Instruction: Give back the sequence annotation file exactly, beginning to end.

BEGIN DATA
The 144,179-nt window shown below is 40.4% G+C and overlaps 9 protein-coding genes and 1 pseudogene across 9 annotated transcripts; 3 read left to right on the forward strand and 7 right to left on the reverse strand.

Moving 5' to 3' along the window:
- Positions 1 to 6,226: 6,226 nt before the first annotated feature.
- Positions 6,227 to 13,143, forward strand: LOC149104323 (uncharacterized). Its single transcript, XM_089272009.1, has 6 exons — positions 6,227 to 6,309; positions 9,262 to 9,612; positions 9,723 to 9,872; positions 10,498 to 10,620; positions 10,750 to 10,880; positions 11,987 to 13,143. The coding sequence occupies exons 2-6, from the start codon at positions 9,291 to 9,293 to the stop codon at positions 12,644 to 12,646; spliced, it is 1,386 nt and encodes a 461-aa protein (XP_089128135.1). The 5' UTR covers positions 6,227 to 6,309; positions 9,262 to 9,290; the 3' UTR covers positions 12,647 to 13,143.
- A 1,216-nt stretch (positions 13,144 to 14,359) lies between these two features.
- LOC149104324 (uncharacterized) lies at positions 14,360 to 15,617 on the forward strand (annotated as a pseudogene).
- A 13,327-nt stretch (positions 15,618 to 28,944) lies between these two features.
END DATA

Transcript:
The 144,179-nt window shown below is 40.4% G+C and overlaps 9 protein-coding genes and 1 pseudogene across 9 annotated transcripts; 3 read left to right on the forward strand and 7 right to left on the reverse strand.

Moving 5' to 3' along the window:
- Positions 1 to 6,226: 6,226 nt before the first annotated feature.
- Positions 6,227 to 13,143, forward strand: LOC149104323 (uncharacterized). Its single transcript, XM_089272009.1, has 6 exons — positions 6,227 to 6,309; positions 9,262 to 9,612; positions 9,723 to 9,872; positions 10,498 to 10,620; positions 10,750 to 10,880; positions 11,987 to 13,143. The coding sequence occupies exons 2-6, from the start codon at positions 9,291 to 9,293 to the stop codon at positions 12,644 to 12,646; spliced, it is 1,386 nt and encodes a 461-aa protein (XP_089128135.1). The 5' UTR covers positions 6,227 to 6,309; positions 9,262 to 9,290; the 3' UTR covers positions 12,647 to 13,143.
- A 1,216-nt stretch (positions 13,144 to 14,359) lies between these two features.
- LOC149104324 (uncharacterized) lies at positions 14,360 to 15,617 on the forward strand (annotated as a pseudogene).
- A 13,327-nt stretch (positions 15,618 to 28,944) lies between these two features.